Meanwhile, Albert M. Chop, the press spokesman for Project Blue Book, arrived at National Airport and, due to security concerns, denied several reporters' requests to photograph the radar screens. He then joined the radar center personnel.[13] By this time (9:30 p.m.) the radar center was picking up unknown objects in every sector. At times the objects traveled slowly; at other times they reversed direction and moved across the radarscope at speeds calculated at up to 7,000 mph (11,250 km/h).[14] At 11:30 p.m., two U.S. Air Force F-94 Starfire jet fighters from New Castle Air Force Base in Delaware arrived over Washington. Captain John McHugo, the flight leader, was vectored towards the radar blips but saw nothing, despite repeated attempts.[15] However, his wingman, Lieutenant William Patterson, did see four white "glows" and chased them.[3] He later said that "I tried to make contact with the bogies below 1,000 feet. I was at my maximum speed...I ceased chasing them because I saw no chance of overtaking them."[3] According to Albert Chop, when ground control asked Patterson "if he saw anything", Patterson replied "'I see them now and they're all around me. What should I do?'...And nobody answered, because we didn't know what to tell him."[5]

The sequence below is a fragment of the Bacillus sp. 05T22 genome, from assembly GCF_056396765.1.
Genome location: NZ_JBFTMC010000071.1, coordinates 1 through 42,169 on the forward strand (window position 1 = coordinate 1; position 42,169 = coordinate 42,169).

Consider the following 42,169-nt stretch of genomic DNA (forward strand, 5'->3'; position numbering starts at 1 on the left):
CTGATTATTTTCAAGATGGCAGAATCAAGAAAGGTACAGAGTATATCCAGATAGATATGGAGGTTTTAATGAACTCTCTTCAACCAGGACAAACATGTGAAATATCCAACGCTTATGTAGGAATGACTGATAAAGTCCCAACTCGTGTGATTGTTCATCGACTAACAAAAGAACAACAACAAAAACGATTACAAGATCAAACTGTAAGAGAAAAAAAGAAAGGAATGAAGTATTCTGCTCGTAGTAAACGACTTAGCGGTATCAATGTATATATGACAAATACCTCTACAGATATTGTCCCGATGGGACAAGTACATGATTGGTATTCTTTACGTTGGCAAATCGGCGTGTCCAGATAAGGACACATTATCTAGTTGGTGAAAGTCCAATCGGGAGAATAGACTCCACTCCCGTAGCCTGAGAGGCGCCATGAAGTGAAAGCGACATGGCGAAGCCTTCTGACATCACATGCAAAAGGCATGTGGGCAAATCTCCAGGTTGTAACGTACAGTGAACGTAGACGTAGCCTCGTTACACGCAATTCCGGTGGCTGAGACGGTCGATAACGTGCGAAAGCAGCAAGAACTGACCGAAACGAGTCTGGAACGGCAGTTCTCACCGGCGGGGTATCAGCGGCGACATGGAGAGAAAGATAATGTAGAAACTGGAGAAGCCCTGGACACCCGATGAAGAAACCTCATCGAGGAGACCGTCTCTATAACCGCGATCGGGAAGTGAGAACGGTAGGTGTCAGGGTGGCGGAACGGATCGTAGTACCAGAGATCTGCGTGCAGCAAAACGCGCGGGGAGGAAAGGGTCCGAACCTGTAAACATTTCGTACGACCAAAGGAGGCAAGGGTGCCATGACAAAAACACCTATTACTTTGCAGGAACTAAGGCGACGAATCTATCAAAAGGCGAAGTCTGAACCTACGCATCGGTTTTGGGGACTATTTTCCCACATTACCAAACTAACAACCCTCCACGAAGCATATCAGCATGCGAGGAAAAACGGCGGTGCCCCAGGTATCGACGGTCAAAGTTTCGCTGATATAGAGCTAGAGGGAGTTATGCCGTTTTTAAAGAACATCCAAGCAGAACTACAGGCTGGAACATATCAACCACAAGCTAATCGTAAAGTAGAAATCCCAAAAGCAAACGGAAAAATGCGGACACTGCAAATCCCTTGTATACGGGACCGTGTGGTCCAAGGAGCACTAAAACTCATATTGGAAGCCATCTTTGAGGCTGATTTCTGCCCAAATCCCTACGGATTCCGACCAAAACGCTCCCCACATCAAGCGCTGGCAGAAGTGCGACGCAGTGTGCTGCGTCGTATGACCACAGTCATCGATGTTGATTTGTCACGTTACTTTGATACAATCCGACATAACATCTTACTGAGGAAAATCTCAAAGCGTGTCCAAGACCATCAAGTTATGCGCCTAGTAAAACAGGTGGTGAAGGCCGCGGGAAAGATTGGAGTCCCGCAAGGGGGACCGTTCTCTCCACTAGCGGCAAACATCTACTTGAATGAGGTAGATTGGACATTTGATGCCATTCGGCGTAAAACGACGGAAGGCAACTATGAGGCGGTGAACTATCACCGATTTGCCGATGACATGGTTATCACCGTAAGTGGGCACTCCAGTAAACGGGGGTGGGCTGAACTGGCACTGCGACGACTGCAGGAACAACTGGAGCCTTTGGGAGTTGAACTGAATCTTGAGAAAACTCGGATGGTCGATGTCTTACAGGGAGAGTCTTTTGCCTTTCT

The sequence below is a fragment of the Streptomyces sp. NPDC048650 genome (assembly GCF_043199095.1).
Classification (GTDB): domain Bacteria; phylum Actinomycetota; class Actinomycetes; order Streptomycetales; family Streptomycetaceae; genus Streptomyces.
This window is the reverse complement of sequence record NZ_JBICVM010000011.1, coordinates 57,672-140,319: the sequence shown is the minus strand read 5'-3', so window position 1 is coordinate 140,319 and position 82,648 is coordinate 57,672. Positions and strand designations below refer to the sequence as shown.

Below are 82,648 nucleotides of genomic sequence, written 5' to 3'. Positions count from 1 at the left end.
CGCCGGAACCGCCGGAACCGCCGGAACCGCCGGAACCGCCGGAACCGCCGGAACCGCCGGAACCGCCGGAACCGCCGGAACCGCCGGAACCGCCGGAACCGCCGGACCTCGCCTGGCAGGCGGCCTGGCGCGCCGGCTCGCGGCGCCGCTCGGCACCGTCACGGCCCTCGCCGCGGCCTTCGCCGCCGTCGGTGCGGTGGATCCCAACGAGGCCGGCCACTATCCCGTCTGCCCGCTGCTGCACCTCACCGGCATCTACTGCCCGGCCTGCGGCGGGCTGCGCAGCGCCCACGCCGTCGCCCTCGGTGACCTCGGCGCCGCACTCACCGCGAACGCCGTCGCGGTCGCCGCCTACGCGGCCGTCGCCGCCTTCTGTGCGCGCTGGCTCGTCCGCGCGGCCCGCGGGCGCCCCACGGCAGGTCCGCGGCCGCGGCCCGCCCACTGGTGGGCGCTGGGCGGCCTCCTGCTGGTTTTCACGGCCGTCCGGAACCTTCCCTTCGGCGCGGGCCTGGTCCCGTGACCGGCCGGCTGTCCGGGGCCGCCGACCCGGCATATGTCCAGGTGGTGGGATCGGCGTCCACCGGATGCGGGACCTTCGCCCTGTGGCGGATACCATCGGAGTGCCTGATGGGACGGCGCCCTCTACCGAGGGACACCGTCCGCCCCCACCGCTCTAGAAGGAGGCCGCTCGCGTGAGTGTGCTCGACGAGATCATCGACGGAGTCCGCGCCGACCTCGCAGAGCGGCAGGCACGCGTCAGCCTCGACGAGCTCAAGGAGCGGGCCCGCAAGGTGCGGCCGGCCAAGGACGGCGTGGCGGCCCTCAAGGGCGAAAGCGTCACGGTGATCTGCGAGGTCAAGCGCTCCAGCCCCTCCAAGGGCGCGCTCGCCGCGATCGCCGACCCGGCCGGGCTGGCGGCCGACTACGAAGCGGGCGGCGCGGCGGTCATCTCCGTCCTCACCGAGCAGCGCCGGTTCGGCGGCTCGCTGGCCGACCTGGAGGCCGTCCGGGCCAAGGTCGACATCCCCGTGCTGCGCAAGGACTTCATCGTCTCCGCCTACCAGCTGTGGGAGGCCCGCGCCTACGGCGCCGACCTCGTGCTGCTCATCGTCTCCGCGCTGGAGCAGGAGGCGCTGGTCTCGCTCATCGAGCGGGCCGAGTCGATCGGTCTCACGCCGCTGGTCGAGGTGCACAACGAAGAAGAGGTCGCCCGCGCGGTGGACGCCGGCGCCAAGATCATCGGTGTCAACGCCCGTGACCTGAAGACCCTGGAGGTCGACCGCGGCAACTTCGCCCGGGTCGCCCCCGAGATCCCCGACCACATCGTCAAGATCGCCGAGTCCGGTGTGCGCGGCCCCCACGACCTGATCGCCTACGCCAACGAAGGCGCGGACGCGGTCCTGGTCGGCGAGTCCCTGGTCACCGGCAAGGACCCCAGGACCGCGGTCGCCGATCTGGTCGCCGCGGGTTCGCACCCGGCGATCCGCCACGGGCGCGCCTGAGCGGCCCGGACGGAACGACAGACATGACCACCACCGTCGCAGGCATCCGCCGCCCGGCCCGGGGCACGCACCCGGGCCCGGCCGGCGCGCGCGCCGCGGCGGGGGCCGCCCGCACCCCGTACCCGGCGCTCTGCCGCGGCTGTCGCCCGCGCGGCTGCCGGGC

After midnight on July 27, USAF Major Dewey Fournet, Project Blue Book's liaison at the Pentagon, and Lt. John Holcomb, a United States Navy radar specialist, arrived at the radar center at National Airport.[3] During the night, Lieutenant Holcomb received a call from the Washington National Weather Station. They told him that a slight temperature inversion was present over the city, but Holcomb felt that the inversion was not "nearly strong enough to explain the 'good and solid' returns" on the radarscopes.[15] Fournet relayed that all those present in the radar room were convinced that the targets were most likely caused by solid metallic objects. There had been weather targets on the scope too, he said, but this was a common occurrence and the controllers "were paying no attention to them."[16] Two more F-94s from New Castle Air Force Base were scrambled during the night. One pilot saw nothing unusual; the other pilot saw a white light which "vanished" when he moved towards it.[11] Additionally, "civilian planes flying into Washington reported seeing strange glowing objects in places where the radar was getting blips."[3] As on July 20, the sightings and unknown radar returns ended at sunrise.[17]

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Air Force explanation[edit]

To calm public anxiety over the wave of UFO reports,[20] answer the news media's questions about the sightings — and, hopefully, to slow down the numbers of UFO reports being sent to Blue Book, which were clogging normal intelligence channels — Air Force Major Generals John Samford, USAF Director of Intelligence, and Roger Ramey, USAF Director of Operations, held a well-attended press conference at the Pentagon on July 29, 1952.[21] It was the largest Pentagon press conference since World War II.[22] Press stories called Samford and Ramey the Air Force's two top UFO experts.[23]